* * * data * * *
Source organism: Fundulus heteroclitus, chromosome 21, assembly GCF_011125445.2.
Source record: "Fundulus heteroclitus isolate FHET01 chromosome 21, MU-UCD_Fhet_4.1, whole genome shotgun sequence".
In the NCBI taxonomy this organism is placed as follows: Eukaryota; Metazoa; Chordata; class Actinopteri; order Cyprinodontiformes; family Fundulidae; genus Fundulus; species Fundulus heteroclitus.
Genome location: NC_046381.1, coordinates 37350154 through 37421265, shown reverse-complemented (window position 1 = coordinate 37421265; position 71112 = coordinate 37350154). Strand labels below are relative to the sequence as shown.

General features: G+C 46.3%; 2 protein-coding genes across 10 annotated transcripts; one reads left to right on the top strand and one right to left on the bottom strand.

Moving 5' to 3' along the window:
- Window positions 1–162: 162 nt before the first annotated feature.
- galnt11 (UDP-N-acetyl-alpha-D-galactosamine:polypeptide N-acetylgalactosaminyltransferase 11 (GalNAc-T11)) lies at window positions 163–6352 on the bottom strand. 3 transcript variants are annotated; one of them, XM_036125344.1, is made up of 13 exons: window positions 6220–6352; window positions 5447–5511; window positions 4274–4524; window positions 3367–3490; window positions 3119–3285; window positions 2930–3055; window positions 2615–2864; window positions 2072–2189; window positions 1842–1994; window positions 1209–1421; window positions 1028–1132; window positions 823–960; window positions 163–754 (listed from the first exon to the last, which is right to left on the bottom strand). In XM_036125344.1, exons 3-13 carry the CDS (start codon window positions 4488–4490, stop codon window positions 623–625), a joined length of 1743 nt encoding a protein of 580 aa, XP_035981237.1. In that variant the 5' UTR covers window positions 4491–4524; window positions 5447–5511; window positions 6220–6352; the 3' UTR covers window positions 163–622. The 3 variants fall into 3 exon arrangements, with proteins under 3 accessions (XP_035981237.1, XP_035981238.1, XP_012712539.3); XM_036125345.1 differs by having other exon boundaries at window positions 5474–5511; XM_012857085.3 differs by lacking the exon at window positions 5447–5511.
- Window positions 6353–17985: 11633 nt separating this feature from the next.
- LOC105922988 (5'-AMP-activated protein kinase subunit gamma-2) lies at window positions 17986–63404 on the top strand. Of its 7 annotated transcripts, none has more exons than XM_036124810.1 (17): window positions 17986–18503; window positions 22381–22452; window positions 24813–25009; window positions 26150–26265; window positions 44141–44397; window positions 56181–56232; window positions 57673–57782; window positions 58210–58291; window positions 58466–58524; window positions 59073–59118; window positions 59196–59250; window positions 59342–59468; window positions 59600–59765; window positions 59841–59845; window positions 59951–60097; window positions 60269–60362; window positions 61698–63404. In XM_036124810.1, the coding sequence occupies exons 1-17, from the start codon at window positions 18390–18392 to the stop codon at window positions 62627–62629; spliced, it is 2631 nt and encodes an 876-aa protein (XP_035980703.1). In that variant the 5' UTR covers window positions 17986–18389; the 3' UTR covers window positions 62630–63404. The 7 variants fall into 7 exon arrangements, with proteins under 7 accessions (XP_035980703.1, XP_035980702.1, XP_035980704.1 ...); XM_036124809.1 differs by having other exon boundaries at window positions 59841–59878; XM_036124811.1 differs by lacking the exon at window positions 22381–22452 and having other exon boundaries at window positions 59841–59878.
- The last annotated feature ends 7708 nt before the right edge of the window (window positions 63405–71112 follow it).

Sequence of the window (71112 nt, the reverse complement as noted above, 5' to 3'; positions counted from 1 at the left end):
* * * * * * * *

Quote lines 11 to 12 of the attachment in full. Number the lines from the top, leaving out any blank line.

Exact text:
- The last annotated feature ends 7708 nt before the right edge of the window (window positions 63405–71112 follow it).

Sequence of the window (71112 nt, the reverse complement as noted above, 5' to 3'; positions counted from 1 at the left end):